You may remember earlier this month when we introduced you to Ramona Creel. Like we mentioned, she’ll be sharing her Airstream experiences and organization tips with us to live the best Live Riveted lives we can! Today she’s sharing about her best tips for cooking a big meal in an Airstream! This comes just in time for Thanksgiving next week!
Do as much prep work as you can beforehand: Tasks like chopping vegetables, mashing taters, thawing/marinating meats, measuring out quantities of dry goods, whipping together sauces/gravies, mixing up (then freezing) soup stock or dough, even baking pies and getting your made-from-scratch stuffing ingredients together -- these don't have to wait until the last flipping minute. If you do a search on the web for "prepare-ahead ___(insert holiday or occasion or genre of food here)___ recipes," you'll find a ton of yummy dishes with steps that can be completed in advance. As long as what you're prepping isn't going to get gross by the time you put it in the oven, you're good to go -- and little tricks like blanching veggies then "shocking" them in iced lemon water will keep everything fresh and tasty. I know you don't have a ton of climate-controlled storage space, but do the best you can (even if it means clearing out most of the regular food from the fridge or setting up a temporary cooler so you have enough room to work). Of course, you can also buy pre-prepared foods -- chopped bagged veggies, seasoned meats, ready-to-go main/side dishes, but you'll spend a lot more. It’s all just a matter of which side you want to win in that age-old battle between time and money.
Choose quicker cooking methods: You can always make things easier by choosing quicker cooking methods like using your Crock-Pot, throwing a few things on the grill, and even nuking dinner in the microwave. Some folks think that not getting up at 3AM to roast your bird the way mom did is committing sacrilege -- but I say don't waste time and energy (mental, physical, or those tanks of LP gas) by overcooking the old-fashioned way when you don't have to.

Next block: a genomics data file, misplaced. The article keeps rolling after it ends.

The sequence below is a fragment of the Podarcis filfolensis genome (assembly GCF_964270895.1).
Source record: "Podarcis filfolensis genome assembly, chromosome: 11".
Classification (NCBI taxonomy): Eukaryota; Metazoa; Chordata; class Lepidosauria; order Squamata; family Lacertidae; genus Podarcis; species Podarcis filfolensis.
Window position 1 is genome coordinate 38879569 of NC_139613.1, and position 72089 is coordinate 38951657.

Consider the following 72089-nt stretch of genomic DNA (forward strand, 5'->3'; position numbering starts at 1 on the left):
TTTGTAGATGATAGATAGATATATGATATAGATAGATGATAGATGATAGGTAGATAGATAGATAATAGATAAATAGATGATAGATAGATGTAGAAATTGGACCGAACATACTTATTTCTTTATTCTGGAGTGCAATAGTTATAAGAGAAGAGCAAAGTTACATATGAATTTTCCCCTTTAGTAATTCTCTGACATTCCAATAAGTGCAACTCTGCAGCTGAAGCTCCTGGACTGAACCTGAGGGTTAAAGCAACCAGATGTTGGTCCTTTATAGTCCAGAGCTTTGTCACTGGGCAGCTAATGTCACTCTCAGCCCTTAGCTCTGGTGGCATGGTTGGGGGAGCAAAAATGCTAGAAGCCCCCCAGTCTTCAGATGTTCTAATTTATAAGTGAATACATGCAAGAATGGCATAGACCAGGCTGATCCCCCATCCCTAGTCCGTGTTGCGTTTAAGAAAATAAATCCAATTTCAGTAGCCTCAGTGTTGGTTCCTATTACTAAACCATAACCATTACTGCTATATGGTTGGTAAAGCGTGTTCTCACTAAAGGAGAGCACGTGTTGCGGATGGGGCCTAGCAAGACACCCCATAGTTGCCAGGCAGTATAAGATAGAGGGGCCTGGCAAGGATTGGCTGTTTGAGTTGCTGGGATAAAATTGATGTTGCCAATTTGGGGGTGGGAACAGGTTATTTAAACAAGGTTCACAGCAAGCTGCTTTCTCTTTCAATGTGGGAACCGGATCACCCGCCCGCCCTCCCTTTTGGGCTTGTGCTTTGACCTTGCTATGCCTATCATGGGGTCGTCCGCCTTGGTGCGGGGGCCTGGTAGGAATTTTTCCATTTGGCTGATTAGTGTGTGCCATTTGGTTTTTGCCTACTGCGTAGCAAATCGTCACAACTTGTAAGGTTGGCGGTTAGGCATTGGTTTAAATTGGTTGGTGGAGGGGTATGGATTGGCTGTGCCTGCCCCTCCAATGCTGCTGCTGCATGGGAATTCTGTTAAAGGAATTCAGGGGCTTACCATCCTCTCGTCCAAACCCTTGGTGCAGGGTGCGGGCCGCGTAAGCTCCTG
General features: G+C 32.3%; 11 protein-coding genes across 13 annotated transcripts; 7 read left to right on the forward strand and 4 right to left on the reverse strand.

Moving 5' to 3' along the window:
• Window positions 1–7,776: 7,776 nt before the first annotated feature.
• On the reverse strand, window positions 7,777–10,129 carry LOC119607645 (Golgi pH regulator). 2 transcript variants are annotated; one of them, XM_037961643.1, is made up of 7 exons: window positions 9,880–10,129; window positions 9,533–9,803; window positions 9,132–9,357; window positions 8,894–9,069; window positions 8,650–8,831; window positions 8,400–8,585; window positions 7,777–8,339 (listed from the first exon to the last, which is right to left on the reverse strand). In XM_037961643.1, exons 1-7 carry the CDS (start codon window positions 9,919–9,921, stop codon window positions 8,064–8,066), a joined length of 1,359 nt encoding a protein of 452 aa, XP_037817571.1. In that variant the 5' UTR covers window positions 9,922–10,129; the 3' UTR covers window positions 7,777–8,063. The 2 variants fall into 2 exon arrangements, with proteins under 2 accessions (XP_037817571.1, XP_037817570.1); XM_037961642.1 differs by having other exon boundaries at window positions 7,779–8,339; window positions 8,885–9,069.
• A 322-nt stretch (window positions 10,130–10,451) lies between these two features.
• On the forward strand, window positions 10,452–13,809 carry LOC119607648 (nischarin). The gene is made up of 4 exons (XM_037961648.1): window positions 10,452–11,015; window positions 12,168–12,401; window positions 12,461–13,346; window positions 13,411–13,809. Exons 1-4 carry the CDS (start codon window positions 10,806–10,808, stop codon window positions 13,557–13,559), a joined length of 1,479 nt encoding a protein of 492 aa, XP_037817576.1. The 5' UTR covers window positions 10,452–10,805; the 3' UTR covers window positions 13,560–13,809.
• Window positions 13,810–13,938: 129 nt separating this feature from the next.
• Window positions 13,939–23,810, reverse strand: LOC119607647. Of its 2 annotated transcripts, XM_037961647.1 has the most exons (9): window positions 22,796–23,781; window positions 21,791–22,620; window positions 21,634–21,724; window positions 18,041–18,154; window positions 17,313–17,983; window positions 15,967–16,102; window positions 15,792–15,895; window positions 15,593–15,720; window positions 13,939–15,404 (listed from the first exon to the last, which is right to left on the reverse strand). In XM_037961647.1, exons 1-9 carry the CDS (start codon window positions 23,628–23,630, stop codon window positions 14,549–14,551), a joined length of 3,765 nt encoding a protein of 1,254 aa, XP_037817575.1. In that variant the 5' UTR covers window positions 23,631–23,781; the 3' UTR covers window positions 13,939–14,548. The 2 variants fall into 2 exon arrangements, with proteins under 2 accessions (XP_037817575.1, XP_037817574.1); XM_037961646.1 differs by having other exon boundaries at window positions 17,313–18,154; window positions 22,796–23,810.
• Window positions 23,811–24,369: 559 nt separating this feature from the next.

Be reasonable: Be reasonable about what you can (and can't) offer guests when you're serving dinner in a trailer. While a 23-course meal may have been the norm at brick-and-mortar-house meals, it's less feasible in tighter surroundings. How about a reality check on the old menu, this year? Do you really need two dozen dishes on the table for it to feel like a holiday? Not so much! Especially when there are some really amazing combo recipes floating around out there on the interwebz (like turkey/green-bean/stuffing/gravy casserole and mixed cranberry/yam/potato mash) -- I promise you won't go to hell, even if you opt for a one-dish Thanksgiving-in-a-pan arrangement!